What’s a typical day or week in the life like for you? What types of tasks and responsibilities fill your time?
I spend my week running my small business, which includes:
- Meeting clients
- Providing free home assessments
- Working on estimates
- Scheduling work to be completed
I am also involved in a fall prevention program for residents of North Carolina.
What are some of the rewards of your role? What are the biggest challenges?
Transitioning into the role as a contractor is my greatest challenge at this time.
I am new and still learning. Meeting other contractors has been a great help to me, as I continue to expand my skill set. Never stop learning!
How did your clinical background prepare you for your role as President of Integrity Home Mobility?
As a PTA for home care agencies, I learned to identify patient mobility issues and home safety issues. These professional skills have proven quite helpful in my new role, as I not only identify the safety concern but also provide a workable solution.
What type of person do you think would do well in your role?
The type of person who would do well in my role is:
- A good listener
- A lifelong learner
- Willing to perform hands-on work
Do you work remotely or onsite?
My business is mobile. My work takes place on-location at the clients’ homes.
Does your organization hire PT, OT, or SLP professionals into non-clinical roles? If so, what type of roles?
Yes; at some point, we will be interested in hiring them as consultants to perform home assessments.
Did you read any books, take any courses, or do anything special overall to get you where you are today?
There are several CEU courses on home modifications that I found helpful to provide a basis for how to conduct a consultation.
I took a six-week course to prepare me for the general contractors licensing exam.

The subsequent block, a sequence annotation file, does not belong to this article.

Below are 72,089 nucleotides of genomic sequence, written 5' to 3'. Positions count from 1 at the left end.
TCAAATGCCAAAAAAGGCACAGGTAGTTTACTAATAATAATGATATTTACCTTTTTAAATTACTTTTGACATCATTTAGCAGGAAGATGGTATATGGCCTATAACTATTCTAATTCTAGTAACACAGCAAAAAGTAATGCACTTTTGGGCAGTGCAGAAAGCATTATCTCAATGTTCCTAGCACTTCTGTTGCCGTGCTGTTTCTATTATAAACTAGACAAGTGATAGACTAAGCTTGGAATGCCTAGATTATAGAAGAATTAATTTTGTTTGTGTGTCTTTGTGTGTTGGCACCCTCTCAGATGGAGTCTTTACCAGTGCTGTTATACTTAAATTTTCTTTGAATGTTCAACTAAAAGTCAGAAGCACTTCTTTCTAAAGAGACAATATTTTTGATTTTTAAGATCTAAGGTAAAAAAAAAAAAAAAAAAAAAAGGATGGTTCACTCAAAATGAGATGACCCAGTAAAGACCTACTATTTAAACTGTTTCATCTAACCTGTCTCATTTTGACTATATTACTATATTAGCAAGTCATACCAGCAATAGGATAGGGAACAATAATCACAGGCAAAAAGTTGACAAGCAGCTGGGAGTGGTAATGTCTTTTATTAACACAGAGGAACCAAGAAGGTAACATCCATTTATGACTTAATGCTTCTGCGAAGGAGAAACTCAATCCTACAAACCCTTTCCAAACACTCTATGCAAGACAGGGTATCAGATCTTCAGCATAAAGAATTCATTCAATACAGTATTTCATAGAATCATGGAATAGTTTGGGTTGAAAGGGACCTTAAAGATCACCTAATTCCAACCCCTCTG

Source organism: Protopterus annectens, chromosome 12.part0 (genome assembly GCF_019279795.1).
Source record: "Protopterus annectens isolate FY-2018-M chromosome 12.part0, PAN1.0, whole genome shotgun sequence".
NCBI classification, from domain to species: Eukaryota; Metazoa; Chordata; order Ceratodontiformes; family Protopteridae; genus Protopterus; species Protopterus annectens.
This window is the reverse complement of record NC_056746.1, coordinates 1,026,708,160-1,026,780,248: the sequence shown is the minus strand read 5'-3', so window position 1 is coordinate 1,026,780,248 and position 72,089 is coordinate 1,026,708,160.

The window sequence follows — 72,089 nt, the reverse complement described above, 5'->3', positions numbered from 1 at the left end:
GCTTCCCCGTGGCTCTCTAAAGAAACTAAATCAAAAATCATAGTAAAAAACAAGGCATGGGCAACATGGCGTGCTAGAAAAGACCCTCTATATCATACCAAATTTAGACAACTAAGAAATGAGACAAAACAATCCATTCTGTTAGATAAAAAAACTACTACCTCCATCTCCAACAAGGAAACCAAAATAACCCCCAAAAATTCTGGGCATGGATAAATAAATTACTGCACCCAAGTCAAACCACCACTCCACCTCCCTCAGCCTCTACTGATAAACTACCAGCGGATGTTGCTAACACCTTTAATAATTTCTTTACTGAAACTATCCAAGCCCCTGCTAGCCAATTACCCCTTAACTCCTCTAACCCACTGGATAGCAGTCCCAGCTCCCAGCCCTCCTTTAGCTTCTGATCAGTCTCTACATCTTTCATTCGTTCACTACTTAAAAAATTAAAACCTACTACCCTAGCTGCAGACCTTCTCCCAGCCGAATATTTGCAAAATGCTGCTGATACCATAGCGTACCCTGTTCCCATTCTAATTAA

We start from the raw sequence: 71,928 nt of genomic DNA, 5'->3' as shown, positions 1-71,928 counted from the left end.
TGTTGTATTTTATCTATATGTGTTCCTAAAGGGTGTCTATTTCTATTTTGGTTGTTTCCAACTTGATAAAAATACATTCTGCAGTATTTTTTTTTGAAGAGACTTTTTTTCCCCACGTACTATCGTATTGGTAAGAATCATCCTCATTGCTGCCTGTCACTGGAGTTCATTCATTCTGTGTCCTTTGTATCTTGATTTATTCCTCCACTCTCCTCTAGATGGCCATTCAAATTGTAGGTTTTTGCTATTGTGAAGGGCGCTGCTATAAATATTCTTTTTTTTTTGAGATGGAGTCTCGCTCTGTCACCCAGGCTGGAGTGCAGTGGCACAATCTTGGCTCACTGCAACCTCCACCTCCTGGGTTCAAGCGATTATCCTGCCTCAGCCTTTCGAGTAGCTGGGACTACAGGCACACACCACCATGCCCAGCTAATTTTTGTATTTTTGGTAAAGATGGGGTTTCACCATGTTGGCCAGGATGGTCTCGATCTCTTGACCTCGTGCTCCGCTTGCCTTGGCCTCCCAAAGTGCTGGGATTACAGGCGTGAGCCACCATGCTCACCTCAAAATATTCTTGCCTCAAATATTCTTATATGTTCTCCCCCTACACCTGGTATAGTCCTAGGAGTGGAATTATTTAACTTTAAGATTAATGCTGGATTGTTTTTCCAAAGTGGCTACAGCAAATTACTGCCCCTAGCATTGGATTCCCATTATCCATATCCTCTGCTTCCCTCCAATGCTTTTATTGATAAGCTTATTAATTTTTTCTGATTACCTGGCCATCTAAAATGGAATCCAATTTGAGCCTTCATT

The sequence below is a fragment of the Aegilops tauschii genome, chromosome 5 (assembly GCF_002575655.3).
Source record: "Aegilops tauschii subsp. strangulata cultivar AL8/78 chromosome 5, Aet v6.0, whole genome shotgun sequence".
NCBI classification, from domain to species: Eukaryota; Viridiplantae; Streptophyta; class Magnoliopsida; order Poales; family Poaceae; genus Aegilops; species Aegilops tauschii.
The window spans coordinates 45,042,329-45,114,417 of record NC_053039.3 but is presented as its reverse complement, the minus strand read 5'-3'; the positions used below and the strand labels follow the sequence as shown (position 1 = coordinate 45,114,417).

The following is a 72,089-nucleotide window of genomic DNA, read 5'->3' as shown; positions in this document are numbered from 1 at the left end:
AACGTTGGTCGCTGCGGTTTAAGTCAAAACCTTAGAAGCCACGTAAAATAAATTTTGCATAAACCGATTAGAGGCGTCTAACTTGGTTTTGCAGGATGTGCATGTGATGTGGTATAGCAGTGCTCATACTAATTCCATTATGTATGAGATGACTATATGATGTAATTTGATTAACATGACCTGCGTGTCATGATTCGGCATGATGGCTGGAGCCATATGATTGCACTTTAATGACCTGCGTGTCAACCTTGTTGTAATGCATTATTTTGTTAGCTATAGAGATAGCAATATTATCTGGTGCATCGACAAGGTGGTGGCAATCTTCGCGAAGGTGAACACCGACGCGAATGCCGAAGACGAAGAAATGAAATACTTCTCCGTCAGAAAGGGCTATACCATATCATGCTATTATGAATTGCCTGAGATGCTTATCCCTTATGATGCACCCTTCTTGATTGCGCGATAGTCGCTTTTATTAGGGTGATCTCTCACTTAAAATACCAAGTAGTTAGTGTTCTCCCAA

Eager to launch your own non-clinical career?
What is next for you? What are your high-level career aspirations?
I want to continue to grow my business. I am my own boss, which is a dream come true and my most sincere career aspiration.
Editor’s note: Eager to read another clinician’s story of starting her own business? Check out our spotlight on Alice Navarro Forsythe, Owner and Operator of Opening Doors Therapy!
What would you recommend to someone who is considering going into a role like yours? Do you have any special words of wisdom for the readers?
Don’t be afraid to reach out and learn about this industry. There are many ways this type of business can be structured. Learn as much as you can to see what is the best fit for you.
What career advice would you give yourself that you wish you had during school?
Consider other ways to build your professional skill set. Be willing to branch out, assess the skills you have, and pair those skills with activities you enjoy. You might find something beautiful that you never expected.
Personally, I wish I would have pursued a construction role years ago.
What would you teach to today’s graduate students in your profession, if you had the opportunity?
I would encourage PTA students to build their professional skill set by working with a diverse population and in a variety of clinical settings. Be open to lifelong learning, and don’t be afraid to try something new.
A PTA degree can be a wonderful way to get started. As you gain professional experience, try to expand your career by advancing your education and training. Consider your non-clinical skills, and find ways they might complement one another in the pursuit of something new.
Do you have any special advice for others who want to follow in your footsteps?
Do your research, no matter what you want to pursue. Be prepared to work, and invest the time needed to develop, grow, and run your business.